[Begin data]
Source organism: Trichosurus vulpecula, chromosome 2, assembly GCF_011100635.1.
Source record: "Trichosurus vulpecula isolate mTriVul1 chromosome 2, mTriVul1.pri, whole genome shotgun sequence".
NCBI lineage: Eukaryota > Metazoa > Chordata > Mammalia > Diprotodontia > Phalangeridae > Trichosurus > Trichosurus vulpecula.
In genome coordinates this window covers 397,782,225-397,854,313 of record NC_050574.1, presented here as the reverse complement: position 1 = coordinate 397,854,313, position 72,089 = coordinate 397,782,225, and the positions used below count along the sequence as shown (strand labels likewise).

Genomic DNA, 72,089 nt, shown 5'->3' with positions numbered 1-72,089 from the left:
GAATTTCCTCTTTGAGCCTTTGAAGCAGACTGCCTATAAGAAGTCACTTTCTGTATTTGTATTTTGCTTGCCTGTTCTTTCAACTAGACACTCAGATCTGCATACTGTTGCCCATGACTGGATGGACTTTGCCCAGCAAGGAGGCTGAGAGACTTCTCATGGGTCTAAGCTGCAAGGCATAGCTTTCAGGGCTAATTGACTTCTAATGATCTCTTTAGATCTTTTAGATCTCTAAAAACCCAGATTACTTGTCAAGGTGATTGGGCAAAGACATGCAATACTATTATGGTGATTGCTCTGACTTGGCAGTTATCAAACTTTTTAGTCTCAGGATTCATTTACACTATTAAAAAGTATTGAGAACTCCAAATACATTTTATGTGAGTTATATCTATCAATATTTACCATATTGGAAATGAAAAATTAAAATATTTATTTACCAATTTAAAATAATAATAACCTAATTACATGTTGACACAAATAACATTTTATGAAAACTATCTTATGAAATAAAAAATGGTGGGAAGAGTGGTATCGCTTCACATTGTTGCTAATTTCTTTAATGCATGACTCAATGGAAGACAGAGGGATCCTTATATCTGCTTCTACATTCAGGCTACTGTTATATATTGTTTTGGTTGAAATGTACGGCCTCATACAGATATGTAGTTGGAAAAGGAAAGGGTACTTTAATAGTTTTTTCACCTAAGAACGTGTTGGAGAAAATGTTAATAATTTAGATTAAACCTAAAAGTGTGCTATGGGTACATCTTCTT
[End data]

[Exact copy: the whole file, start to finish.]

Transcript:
Source organism: Trichosurus vulpecula, chromosome 2, assembly GCF_011100635.1.
Source record: "Trichosurus vulpecula isolate mTriVul1 chromosome 2, mTriVul1.pri, whole genome shotgun sequence".
NCBI lineage: Eukaryota > Metazoa > Chordata > Mammalia > Diprotodontia > Phalangeridae > Trichosurus > Trichosurus vulpecula.
In genome coordinates this window covers 397,782,225-397,854,313 of record NC_050574.1, presented here as the reverse complement: position 1 = coordinate 397,854,313, position 72,089 = coordinate 397,782,225, and the positions used below count along the sequence as shown (strand labels likewise).

Genomic DNA, 72,089 nt, shown 5'->3' with positions numbered 1-72,089 from the left:
GAATTTCCTCTTTGAGCCTTTGAAGCAGACTGCCTATAAGAAGTCACTTTCTGTATTTGTATTTTGCTTGCCTGTTCTTTCAACTAGACACTCAGATCTGCATACTGTTGCCCATGACTGGATGGACTTTGCCCAGCAAGGAGGCTGAGAGACTTCTCATGGGTCTAAGCTGCAAGGCATAGCTTTCAGGGCTAATTGACTTCTAATGATCTCTTTAGATCTTTTAGATCTCTAAAAACCCAGATTACTTGTCAAGGTGATTGGGCAAAGACATGCAATACTATTATGGTGATTGCTCTGACTTGGCAGTTATCAAACTTTTTAGTCTCAGGATTCATTTACACTATTAAAAAGTATTGAGAACTCCAAATACATTTTATGTGAGTTATATCTATCAATATTTACCATATTGGAAATGAAAAATTAAAATATTTATTTACCAATTTAAAATAATAATAACCTAATTACATGTTGACACAAATAACATTTTATGAAAACTATCTTATGAAATAAAAAATGGTGGGAAGAGTGGTATCGCTTCACATTGTTGCTAATTTCTTTAATGCATGACTCAATGGAAGACAGAGGGATCCTTATATCTGCTTCTACATTCAGGCTACTGTTATATATTGTTTTGGTTGAAATGTACGGCCTCATACAGATATGTAGTTGGAAAAGGAAAGGGTACTTTAATAGTTTTTTCACCTAAGAACGTGTTGGAGAAAATGTTAATAATTTAGATTAAACCTAAAAGTGTGCTATGGGTACATCTTCTT